Early versions of HTTP (like many other protocols, e.g. FTP) required a different IP address for each virtual host on the server. On some platforms this can limit the number of virtual hosts you can run, and because there are concerns about the availability of IP addresses it is strongly discouraged by the registraries (ARIN, RIPE, and APNIC).
HTTP/1.1 protocol, and a common extension to
HTTP/1.0, includes a method for the server to identify
what name it is being addressed as. Apache 1.1 and later support this
approach as well as the old IP-address-per-hostname method.
The benefits of using the name-based virtual hosts is a practically unlimited number of servers, ease of configuration and use, and it requires no additional hardware or software. The main disadvantage is that the client must support this part of the protocol. Almost all browsers do, but there are still tiny numbers of very old browsers in use which do not. This can cause problems, although a possible solution is addressed below.
Using name-based virtual hosts is quite easy, and superficially looks
like the old method. The notable difference between IP-based and
name-based virtual host configuration is the
directive which specifies an IP address that should be used as a
target for name-based virtual hosts.
For example, suppose that both www.domain.tld and
www.otherdomain.tld point at the IP address
188.8.131.52. Then you simply add to one of the Apache
configuration files (most likely
srm.conf) code similar to the following:
NameVirtualHost 184.108.40.206 <VirtualHost 220.127.116.11> ServerName www.domain.tld DocumentRoot /www/domain </VirtualHost> <VirtualHost 18.104.22.168> ServerName www.otherdomain.tld DocumentRoot /www/otherdomain </VirtualHost>
Of course, any additional directives can (and should) be placed
<VirtualHost> section. To make this work,
all that is needed is to make sure that the names
www.domain.tld and www.otherdomain.tld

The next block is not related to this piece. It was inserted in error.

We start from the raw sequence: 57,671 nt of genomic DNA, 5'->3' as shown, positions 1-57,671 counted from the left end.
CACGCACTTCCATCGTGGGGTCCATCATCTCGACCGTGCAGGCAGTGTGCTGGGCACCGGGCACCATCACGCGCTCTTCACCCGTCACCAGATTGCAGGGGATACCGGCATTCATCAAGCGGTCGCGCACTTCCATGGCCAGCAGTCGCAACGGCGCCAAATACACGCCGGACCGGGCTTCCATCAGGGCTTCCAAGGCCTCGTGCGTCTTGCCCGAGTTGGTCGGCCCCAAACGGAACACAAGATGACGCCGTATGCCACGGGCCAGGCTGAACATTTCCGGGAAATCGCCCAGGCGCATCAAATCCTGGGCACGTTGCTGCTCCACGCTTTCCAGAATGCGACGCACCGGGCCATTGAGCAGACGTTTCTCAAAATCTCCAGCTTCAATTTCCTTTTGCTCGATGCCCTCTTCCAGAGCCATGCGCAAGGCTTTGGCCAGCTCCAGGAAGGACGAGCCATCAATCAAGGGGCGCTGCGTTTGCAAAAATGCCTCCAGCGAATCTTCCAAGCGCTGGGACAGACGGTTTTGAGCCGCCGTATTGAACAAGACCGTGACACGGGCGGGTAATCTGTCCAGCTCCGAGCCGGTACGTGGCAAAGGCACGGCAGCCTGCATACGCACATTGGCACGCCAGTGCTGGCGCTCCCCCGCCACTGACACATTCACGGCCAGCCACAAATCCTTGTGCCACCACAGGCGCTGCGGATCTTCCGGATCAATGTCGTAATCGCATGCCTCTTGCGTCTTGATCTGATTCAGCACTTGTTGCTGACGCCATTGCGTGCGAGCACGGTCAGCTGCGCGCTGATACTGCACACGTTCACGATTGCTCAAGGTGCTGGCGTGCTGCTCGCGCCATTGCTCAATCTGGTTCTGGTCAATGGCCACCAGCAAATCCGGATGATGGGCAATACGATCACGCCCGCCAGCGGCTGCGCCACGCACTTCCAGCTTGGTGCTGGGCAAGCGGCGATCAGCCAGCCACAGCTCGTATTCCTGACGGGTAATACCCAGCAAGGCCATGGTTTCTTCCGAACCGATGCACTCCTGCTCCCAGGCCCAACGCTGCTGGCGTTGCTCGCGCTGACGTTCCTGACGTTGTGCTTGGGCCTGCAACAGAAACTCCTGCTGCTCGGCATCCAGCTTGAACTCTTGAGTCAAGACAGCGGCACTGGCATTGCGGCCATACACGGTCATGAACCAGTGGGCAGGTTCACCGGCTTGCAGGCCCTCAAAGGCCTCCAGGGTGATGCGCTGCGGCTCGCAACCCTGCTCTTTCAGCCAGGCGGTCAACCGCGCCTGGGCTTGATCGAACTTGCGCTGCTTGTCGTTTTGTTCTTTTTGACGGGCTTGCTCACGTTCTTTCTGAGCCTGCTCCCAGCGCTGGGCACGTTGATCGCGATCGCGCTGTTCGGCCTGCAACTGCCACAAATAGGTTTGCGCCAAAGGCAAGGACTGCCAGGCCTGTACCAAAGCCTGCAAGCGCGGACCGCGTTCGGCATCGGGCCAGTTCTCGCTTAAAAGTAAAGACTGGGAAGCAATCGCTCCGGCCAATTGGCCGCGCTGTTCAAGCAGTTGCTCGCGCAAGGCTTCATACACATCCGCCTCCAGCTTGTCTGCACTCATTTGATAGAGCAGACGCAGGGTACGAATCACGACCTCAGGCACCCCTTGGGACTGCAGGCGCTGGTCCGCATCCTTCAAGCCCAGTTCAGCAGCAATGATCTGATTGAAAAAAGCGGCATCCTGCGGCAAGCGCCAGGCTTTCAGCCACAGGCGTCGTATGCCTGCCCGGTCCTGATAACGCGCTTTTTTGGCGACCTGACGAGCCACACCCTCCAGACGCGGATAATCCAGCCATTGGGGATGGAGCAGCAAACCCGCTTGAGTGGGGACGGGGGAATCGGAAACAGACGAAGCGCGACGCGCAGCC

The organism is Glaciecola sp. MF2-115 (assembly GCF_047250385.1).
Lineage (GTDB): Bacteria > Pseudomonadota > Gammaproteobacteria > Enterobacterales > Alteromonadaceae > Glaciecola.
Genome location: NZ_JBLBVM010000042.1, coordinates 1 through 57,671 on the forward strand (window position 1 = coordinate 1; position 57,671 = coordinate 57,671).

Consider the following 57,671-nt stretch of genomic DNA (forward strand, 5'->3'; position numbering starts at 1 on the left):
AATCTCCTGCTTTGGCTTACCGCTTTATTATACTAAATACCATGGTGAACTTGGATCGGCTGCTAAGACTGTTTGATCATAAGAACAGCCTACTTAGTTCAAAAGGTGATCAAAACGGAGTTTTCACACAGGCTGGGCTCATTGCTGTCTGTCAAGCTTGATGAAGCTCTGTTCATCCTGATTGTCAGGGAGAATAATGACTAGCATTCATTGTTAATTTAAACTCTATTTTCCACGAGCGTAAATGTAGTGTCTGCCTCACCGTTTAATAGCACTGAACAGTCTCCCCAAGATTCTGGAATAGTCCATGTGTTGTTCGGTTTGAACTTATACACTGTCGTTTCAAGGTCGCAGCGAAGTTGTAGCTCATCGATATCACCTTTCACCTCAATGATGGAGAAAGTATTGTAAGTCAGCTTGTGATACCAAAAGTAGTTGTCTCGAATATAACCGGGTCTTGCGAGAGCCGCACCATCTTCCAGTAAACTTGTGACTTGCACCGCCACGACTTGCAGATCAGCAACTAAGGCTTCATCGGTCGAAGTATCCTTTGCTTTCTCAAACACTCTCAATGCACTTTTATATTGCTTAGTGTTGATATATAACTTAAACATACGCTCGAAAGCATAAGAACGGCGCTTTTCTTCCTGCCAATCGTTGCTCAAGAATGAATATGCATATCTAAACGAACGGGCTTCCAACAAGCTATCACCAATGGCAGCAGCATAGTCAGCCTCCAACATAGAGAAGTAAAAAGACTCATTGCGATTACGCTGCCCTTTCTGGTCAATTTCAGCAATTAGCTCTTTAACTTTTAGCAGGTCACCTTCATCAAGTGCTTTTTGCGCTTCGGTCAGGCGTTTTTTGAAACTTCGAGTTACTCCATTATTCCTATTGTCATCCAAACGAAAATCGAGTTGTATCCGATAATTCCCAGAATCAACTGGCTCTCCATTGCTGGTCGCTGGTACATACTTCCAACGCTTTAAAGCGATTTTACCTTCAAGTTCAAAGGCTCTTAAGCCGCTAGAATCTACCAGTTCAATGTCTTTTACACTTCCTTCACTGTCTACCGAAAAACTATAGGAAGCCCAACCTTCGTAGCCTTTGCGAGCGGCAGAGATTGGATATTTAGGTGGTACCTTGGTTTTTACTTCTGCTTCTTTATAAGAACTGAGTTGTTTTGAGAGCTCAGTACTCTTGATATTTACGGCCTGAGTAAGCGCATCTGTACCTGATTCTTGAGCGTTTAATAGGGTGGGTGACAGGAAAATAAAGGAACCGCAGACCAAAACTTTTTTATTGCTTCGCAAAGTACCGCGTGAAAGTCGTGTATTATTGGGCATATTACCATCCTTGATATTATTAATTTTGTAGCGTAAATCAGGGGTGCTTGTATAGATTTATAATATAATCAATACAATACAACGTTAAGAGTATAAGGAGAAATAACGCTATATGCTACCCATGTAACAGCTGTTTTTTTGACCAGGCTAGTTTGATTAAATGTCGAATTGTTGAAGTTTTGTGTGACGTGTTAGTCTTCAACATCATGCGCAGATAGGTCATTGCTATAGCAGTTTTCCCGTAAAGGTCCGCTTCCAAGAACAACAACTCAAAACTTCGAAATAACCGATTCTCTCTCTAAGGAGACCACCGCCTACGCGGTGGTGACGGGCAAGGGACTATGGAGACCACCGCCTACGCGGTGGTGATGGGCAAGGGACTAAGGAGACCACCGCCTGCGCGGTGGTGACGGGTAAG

are pointing to the IP address 22.214.171.124
Note: When you specify an IP address in a
directive then requests to that IP address will only ever be served
by matching <VirtualHost>s. The "main server" will
never be served from the specified IP address.
If you start to use virtual hosts you should stop using the "main server"
as an independent server and rather use it as a place for
configuration directives that are common for all your virtual hosts.
In other words, you should add a <VirtualHost> section for
every server (hostname) you want to maintain on your server.
In Apache 1.3.13 and later you can specify the
NameVirtualHost IP address as the wildcard
which matches any IP address not covered by more specific virtual
host directive(s). This is useful for configuring a server whose IP
address you do not know in advance, e.g. because it has a dynamically
configured IP address or because it is part of a load-balanced cluster
in which every machine shares the same configuration file.
Additionally, many servers may wish to be accessible by more than
one name. For example, the example server might want to be accessible
the IP addresses pointed to the same server. In fact, one might want it
so that all addresses at
domain.tld were picked up by the
server. This is possible with the
directive, placed inside the <VirtualHost> section. For
ServerAlias domain.tld *.domain.tld
Note that you can use
? as wild-card
You also might need
ServerAlias if you are
serving local users who do not always include the domain name.
For example, if local users are
familiar with typing "www" or "www.foobar" then you will need to add
ServerAlias www www.foobar. It isn't possible for the
server to know what domain the client uses for their name resolution
because the client doesn't provide that information in the request.
ServerAlias directive is generally a way to have different
hostnames pointing to the same virtual host.
As mentioned earlier, there are still some clients in use who do not send the required data for the name-based virtual hosts to work properly. These clients will always be sent the pages from the first virtual host listed for that IP address (the primary name-based virtual host).
There is a possible workaround with the
directive, albeit a slightly cumbersome one:
NameVirtualHost 126.96.36.199 <VirtualHost 188.8.131.52> ServerName www.domain.tld ServerPath /domain DocumentRoot /web/domain </VirtualHost>
What does this mean? It means that a request for any URI beginning
with "/domain" will be served from the virtual host
www.domain.tld This means that the pages can be accessed as
http://www.domain.tld/domain/ for all clients, although
clients sending a Host: header can also access it as
In order to make this work, put a link on your primary virtual host's page to http://www.domain.tld/domain/ Then, in the virtual host's pages, be sure to use either purely relative links (e.g., "file.html" or "../icons/image.gif" or links containing the prefacing /domain/ (e.g., "http://www.domain.tld/domain/misc/file.html" or "/domain/misc/file.html").
This requires a bit of discipline, but adherence to these guidelines will, for the most part, ensure that your pages will work with all browsers, new and old.
See also: ServerPath configuration example